Face Off: Should female athletes make as much as their male counterparts?

Face Off: Should female athletes make as much as their male counterparts?

Each week, our two teenagers will debate a hot topic.This week ...

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Former tennis player Li Na of China.
Photo: AFP

Joy Pamnani, 17, PLK Ngan Po Ling College

Over the past few decades, we've seen many gender equality movements fighting for equal pay for women. However, the sports field is often overlooked in the fight. There are fewer professional female athletes, and female athletes tend to make less than their male counterparts, something I strongly disagree with.

Salaries for sports professionals should be based on their performance, as a reflection of the hard work they put into training. Our society has always had this deep-seated belief that boys always perform better than girls in sports, hence the higher pay. But women run as far, jump as high and play for as long, in most cases, as men.

On this basis alone, female athletes should make as much as their male counterparts. But what's more, sporting careers are very different from normal jobs. You don't just sit at a desk all day, and go home to rest after work ends. Athletes devote their entire lives to their work, pushing themselves through intensive training on a regular basis. There is also a lot more mental stress than most people face in their jobs, and the need to overcome failure quickly, and keep moving forward.

Athletes also have to stick to a very strict diet, and sacrifice any desire for "naughty" treats like fast food. But research shows that, in the short term at least, women's bodies hold on to fat longer than men, so even if a male and female athlete each had one burger, it might affect the woman more, which could affect her earning power.

According to a study by the BBC, close to 30 per cent of sports - including football, cricket and squash - don't pay their female athletes as much as their male counterparts. This shows a huge lack of respect for the immense efforts females make to excel in sports.

In societies that have already established much equality with regard to skin colour, religion, race and sexuality, by preventing female athletes from making as much as their male counterparts, we are denying gender equality, an issue that has been debated for generations.

I say it's time we take a look at the issue of gender equality on the sports field, and set up performance-based pay standards to make sure female athletes make equal money for doing the same amount of work as their male counterparts.


Tacye Hong, 17, University of Toronto

While equal rights and entitlements may seem to be the right solution to all situations in our world, I do believe that sometimes gender equality has to be abandoned in favour of fairness. And in terms of the sports world, I certainly think that by paying less to the female athletes, we are in fact being fair.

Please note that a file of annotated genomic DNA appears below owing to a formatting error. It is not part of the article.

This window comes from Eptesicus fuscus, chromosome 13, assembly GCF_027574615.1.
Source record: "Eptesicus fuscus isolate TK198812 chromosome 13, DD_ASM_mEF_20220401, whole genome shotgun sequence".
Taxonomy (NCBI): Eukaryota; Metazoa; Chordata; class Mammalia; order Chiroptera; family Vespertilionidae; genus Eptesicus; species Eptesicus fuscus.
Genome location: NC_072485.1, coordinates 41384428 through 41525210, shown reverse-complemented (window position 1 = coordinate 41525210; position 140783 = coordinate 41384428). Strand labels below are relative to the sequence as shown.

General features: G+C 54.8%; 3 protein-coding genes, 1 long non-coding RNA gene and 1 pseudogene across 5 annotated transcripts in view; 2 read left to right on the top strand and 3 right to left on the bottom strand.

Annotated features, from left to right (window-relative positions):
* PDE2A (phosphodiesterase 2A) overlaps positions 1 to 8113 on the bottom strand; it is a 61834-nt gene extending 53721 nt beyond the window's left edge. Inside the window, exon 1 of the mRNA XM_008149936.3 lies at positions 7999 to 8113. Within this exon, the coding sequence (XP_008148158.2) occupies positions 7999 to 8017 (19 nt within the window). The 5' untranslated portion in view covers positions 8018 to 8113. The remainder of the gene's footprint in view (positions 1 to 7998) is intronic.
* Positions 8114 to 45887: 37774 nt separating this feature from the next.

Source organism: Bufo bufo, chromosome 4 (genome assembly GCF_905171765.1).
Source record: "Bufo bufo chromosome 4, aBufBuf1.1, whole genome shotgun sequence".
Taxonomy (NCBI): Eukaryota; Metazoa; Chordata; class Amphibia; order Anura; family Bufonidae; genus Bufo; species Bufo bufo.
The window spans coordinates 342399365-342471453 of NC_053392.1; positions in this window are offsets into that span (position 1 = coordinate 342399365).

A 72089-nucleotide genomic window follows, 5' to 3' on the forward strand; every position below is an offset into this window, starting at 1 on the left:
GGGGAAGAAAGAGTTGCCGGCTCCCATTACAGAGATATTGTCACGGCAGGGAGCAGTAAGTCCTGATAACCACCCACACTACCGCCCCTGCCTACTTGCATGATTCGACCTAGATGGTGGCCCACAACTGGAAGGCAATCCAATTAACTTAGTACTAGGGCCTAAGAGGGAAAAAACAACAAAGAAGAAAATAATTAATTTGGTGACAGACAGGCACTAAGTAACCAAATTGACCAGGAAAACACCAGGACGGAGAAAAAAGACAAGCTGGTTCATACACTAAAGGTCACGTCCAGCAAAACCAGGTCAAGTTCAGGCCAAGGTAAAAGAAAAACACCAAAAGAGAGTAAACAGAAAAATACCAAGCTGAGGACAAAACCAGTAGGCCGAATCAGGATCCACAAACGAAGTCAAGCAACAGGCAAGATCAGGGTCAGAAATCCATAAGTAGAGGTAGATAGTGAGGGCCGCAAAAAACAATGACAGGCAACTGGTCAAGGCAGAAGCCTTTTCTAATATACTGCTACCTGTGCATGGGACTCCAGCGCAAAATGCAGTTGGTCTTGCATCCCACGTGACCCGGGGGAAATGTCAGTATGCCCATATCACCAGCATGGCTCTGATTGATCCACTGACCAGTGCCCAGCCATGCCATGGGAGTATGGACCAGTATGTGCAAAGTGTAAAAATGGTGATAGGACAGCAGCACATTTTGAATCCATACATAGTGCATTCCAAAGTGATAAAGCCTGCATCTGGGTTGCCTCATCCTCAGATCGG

The existence of world tournaments and professional leagues highlight the reason why female athletes should be paid less than their male counterparts. Take ice hockey as an example: there are both men's and women's events at the Winter Olympics. However, while the National Hockey League, the professional league in the US and Canada, was founded in 1917, the National Women's Hockey League only made its debut this year.

This late introduction reflects several things. It shows that even though women's ice hockey has been included in the Winter Olympics since 1998, organisers believe that there aren't enough talented female players to make up a whole professional league. It also highlights their uncertainty over whether many people would attend women's games, which leads me to the sponsorship argument.

Sponsorship and advertising only work when athletes have a huge following. More people are interested in watching men play sports, and thus usually only go to male sporting events. This was clearly evident the time I went to my school's women's soccer game, which had an alarmingly low attendance compared to the men's game. Companies will definitely get a better deal if they sponsor male athletes, as they will be able to promote their products to a larger audience.

When you see the world record for the 100-metre sprint, it also highlights the fact that male athletes are more talented than female counterparts. The male record is 9.58 seconds while the female record is 10.49 seconds, showing that female athletes still have a lot of catching up to do to deserve equal wages. Therefore, paying female athletes less is not a gender equality issue, as the genders, in this area, are not equal.

This article appeared in the Young Post print edition as
Should female athletes make as much as their male counterparts?

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